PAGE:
Of course, the processor is not the only culprit. Power supplies get larger as more components are added to servers. Disk drives spin faster. Memory cycles quicker. And so on. In presentations throughout 2005, IBM, which has become the dominant supplier of blade servers in the world, outlined the power issues with blade form factors this way. In a typical 1U rack-mounted server, about 30 percent of the power use of the entire machine was from the CPUs, with memory accounting for 11 percent, PCI buses for 3 percent, the backplane for 4 percent, the disk drives for 6 percent, 2 percent for standby components, and the remaining 44 percent for power and cooling components such as power supplies and fans. In a blade server, that 44 percent is reduced to 10 percent because of the sharing of these components. This gives the blade server a tremendous advantage when it comes to electricity consumption and heat dissipation. An individual blade can cost 25 percent less than a configured 1U server, is 33 percent more efficient when it comes to power use, and takes up half the floor space. The virtualization and internalization of the network in the blade approach also cuts cabling costs by as much as 86 percent, which cleans up the spaghetti wire mess in the back of the machine and reduces complexity. If you have ever configured a rack of servers, you know that this wiring mess is a real problem.
So why doesn't everyone use blade servers? Well, there is a direct relationship between computing power and electrical power consumed for computing and cooling. The more computing you pack into a space, the bigger the headache you have to supply it with power and, even if you can do this, you have to cool it. The raised-floor environments in most data centers were designed for a relatively even distribution of heat, and this is not the case any more. Just adding a rack of ultra-dense blade servers to a data center can cause a massive heat island.
No matter what form factor a server is in, once you start looking at the interplay of performance, electricity, and heat, you see problems everywhere. Here's a case in point, just to illustrate a new kind of thinking that data center managers are going to have to engage in. A compelling feature of modern servers that plays against the power struggle between MIPS and watts is capacity on demand. When vendors load up their servers with deactivated processors and memory so they can activate it for customers in an on-demand fashion, those components, even when they are not active, still burn electricity when they are idle. You end up paying to run and cool an asset you are not using. Granted, it is not running at full speed, but even running in power-down mode is not free, either. So an idea that sounds good from a capacity planning standpoint might not be as completely good as it seemed at first.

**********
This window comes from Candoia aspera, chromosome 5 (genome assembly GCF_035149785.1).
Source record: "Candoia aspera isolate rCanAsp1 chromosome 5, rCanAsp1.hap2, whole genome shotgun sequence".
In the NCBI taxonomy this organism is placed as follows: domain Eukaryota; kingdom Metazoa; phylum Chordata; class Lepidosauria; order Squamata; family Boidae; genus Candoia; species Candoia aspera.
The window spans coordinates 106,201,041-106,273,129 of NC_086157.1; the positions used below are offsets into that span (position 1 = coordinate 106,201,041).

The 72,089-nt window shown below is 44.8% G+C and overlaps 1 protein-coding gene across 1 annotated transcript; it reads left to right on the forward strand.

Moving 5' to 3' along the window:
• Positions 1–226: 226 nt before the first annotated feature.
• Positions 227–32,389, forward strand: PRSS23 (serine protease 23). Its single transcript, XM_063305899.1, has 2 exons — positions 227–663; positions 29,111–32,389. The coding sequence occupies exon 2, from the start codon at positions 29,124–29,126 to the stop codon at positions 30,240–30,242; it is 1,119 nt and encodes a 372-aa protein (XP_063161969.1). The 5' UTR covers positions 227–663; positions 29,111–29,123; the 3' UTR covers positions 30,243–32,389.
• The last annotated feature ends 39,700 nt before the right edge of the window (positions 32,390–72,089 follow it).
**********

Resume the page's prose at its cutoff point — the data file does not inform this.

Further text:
Of course, the best thing to do with the heat is to not generate it in the first place, and that is what one vendor, Rackable Systems, has focused like a laser upon. Rackable, which went public last summer, has done a lot of engineering to make rack-mounted servers that can pack a lot of processing wallop in a small space and has some interesting DC power units and low-power processors that make its machines run as much as 40 percent cooler than standard Xeon-based rack servers. For data centers busting at the seams or those with severe power and cooling issues, the designs put forth by Rackable are starting to resonate.
Rackable sells rack servers and related storage products that put the servers back-to-back in a rack that is designed to move hot air from the center of the box, like a chimney. Because of the compactness of the design, Rackable can put twice as many processors in the space taken up by a standard rack. The company likes the Opteron HE chips, but also sells Intel chips, including the new "Sossaman" dual-core variant of the Pentium M. The low-voltage Opteron processors can also significantly cut down on power use and heat dissipation. Finally, its most advanced machines do not have AC power supplies inside each server module in the rack, but rather a big DC power unit at the top of the rack that has power lines that reach down into the servers. The DC power unit can also be stored outside of the rack--say, down the hall where the HVAC unit is located--thus keeping the environment surrounding the servers cooler.